4. Respond to the diverse needs and concerns of neighboring countries
The Taliban’s return to power is primarily a domestic issue for Afghanistan. With the exception of Pakistan and, to a limited extent, Tajikistan and China’s Xinjiang region, neighboring countries lack the foundations for extremists to expand their influence. Therefore, the latest development may not lead to immediate changes in the situation for neighboring countries. However, these countries are still presented with a difficult challenge. Moreover, these neighboring countries have different problems, interests, and concerns.
Pakistan and India are widely noted to have conflicting interests in Afghanistan. The Central Asian countries also have different interests and concerns, although they are not at odds with one another. Tajikistan, which has a strong interest in the situation of the Tajiks in Afghanistan, objects to the Pashtun hegemony promoted by the Taliban. The Tajikistan government is also watchful against the activities of people who have fled to Afghanistan in opposition to the Rahmon regime and joined the Islamic State – Khorasan Province or those who have formed their own armed groups. Meanwhile, Uzbekistan has been tightly controlling its borders to prevent chaos while deepening economic involvement in Afghanistan through the supply of electricity. Due to plans for building a railroad, Uzbekistan has been in dialogue with the Taliban. Turkmenistan is also interested in economic exchange and plans to export natural gas to Pakistan and India through Afghanistan.
On the other hand, Kyrgyzstan does not share borders with Afghanistan, and is thus not deeply involved with the country, although interested in conducting some economic exchange with Afghanistan as well as safeguarding the ethnic Kyrgyz in the country. Kazakhstan distances itself from Afghanistan even further. However, Central Asian countries, including Kyrgyzstan and Kazakhstan, are confronted with the shared challenge of interdicting narcotics.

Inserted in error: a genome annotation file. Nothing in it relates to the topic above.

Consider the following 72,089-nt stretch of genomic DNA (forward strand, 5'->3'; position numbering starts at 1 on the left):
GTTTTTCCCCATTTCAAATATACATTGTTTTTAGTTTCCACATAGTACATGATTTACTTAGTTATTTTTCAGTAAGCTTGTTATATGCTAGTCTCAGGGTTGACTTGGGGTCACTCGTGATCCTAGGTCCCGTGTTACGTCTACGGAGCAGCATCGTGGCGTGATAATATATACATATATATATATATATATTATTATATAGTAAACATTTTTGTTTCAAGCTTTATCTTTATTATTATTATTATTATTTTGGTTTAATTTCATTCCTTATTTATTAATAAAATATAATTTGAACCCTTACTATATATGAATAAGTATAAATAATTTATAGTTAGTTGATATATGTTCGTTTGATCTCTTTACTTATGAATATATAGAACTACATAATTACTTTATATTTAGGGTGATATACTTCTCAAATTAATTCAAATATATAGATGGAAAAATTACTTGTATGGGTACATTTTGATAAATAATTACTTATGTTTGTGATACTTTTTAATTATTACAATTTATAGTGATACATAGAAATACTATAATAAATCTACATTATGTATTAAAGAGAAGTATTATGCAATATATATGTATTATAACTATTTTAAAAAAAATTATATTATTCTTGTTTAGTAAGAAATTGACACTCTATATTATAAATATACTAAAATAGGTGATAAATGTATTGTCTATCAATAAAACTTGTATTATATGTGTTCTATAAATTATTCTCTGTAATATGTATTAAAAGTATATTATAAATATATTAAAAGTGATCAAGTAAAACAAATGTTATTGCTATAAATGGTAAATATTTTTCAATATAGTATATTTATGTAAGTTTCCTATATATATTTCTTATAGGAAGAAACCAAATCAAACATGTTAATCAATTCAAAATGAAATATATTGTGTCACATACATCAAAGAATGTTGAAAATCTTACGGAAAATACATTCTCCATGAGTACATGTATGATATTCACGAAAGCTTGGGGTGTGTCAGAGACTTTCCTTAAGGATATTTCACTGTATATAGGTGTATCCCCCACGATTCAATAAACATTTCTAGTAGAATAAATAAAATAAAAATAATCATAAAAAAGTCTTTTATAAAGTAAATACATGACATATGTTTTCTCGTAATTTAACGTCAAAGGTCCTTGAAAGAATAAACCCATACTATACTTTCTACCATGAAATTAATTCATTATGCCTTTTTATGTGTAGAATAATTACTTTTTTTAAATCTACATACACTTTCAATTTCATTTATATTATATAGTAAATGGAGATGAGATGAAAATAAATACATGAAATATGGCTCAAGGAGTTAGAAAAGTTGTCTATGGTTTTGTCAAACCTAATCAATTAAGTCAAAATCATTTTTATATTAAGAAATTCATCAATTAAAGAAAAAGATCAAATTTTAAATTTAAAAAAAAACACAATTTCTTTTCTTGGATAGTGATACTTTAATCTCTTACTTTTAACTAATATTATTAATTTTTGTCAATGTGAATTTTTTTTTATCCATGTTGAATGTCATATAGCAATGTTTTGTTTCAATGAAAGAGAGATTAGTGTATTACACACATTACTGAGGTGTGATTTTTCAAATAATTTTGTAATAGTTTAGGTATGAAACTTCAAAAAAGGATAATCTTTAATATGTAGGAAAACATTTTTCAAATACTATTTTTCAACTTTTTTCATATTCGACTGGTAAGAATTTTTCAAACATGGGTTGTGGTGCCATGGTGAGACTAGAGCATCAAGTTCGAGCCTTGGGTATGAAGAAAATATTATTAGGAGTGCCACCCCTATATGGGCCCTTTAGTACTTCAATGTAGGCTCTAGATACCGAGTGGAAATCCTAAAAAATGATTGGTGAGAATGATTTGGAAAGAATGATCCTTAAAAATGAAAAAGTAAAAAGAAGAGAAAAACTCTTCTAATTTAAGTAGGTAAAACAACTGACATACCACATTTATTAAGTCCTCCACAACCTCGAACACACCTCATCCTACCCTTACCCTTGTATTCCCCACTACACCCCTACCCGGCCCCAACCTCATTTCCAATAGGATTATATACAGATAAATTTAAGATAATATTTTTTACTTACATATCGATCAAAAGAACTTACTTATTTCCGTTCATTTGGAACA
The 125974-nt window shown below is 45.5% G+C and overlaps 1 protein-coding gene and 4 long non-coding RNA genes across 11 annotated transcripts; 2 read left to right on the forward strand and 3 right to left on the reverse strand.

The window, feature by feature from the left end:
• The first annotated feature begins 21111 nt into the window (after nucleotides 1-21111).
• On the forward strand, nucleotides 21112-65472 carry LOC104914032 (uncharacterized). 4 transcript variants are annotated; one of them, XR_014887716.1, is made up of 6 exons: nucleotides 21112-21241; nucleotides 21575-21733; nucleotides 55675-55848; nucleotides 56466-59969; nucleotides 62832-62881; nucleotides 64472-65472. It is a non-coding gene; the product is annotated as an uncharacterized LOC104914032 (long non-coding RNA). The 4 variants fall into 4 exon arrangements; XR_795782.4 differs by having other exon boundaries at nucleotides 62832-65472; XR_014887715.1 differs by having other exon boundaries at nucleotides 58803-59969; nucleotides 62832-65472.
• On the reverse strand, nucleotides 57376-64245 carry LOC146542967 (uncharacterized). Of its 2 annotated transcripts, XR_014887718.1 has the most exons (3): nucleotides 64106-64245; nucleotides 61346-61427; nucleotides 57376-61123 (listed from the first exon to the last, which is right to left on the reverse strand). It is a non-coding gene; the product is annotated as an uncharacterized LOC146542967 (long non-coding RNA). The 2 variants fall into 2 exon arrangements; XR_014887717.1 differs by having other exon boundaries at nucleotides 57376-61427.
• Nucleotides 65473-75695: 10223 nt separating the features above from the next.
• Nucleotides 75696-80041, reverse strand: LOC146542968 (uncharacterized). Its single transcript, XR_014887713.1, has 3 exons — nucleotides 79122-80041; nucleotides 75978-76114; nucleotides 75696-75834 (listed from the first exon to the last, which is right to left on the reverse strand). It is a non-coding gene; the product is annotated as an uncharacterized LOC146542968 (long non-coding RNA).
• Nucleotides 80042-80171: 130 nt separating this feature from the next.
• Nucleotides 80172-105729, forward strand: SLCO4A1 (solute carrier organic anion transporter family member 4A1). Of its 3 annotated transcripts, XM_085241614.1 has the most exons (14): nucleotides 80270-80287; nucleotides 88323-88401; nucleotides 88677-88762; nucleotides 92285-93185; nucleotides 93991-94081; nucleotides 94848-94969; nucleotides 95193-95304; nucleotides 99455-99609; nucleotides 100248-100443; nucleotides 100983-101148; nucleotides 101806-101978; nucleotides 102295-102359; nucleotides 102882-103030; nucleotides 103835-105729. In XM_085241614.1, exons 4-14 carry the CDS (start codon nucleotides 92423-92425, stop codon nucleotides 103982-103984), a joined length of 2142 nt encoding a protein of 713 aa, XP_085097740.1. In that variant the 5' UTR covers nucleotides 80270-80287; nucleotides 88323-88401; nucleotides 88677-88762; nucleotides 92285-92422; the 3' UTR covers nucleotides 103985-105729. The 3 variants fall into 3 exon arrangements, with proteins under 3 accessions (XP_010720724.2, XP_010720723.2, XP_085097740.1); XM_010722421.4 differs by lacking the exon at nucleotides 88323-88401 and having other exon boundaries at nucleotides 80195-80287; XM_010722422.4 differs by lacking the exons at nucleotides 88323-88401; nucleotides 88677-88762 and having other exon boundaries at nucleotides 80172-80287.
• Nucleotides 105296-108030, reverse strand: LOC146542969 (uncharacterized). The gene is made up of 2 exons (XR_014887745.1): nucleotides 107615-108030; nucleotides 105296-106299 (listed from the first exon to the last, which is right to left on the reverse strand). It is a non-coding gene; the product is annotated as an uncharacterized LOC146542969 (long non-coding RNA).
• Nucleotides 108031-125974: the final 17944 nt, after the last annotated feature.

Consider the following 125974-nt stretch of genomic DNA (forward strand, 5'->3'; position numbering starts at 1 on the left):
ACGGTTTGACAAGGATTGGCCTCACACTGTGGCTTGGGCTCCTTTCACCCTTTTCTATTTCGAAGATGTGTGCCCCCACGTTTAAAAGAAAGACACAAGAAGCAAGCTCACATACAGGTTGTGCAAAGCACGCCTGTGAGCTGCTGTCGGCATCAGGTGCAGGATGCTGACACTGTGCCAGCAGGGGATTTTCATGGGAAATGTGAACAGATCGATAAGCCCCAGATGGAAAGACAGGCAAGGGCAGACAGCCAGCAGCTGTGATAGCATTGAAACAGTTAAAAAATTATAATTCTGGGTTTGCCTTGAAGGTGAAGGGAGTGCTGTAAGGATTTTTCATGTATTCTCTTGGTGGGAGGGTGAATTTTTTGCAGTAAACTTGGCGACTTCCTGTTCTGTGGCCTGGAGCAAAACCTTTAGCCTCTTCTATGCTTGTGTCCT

The U.S. has sometimes downplayed differences in national interests and attempted to involve Central Asian countries in the reconstruction of Afghanistan. They have also sought to strengthen relations between Central and South Asia to reduce the influence of Russia. However, such efforts were hardly successful. Foreign countries, including Japan, should fully understand the differences in national interests when providing support for border and drug control in Central Asian countries, as well as for their economic cooperation with Afghanistan. Japan already has a well-established track record in these areas, albeit on a limited scale. In addition, the unique human contacts and information that Central Asian countries (especially Tajikistan and Uzbekistan) possess regarding Afghanistan can be useful to countries outside the region, such as Japan.
There is also the issue of Afghan refugees—an issue that will impact a wide range of regions, including Europe. Central Asian countries are generally reluctant to accept Afghan refugees. Hence, exerting external pressure on these countries to accept such refugees would be inappropriate. However, once these refugees are accepted, the international community should provide support, particularly in the cases of Pakistan and Iran, which already face a considerable influx of refugees.
For a long time, the turmoil in Afghanistan as well as the international isolation of Iran have continued to block access to the Indian Ocean for Central Asia, thereby preventing the region’s interaction with the rest of the world through the sea. If Afghanistan and Iran are reconstructed under the leadership of China and Russia, this may lead to China and Russia gaining higher influence stretching from Central Eurasia to the northwestern part of the Indian Ocean, albeit such a development may not easily occur. Nevertheless, if it does take place, Japan’s “Free and Open Indo-Pacific” initiative and the international order centered on the U.S. and Europe would further erode. To prevent such a situation, the U.S., Europe, and Japan should reflect on their past failures and respect the interests of the local people as they engage with Afghanistan and Central Asia. In so doing, they should avoid creating animosity by acting in an arrogant or thoughtless manner.
(This is the English translation of an article written by UYAMA Tomohiko, Professor, Hokkaido University, which originally appeared on the e-Forum “Giron-Hyakushutsu” of GFJ on September 13, 2021.)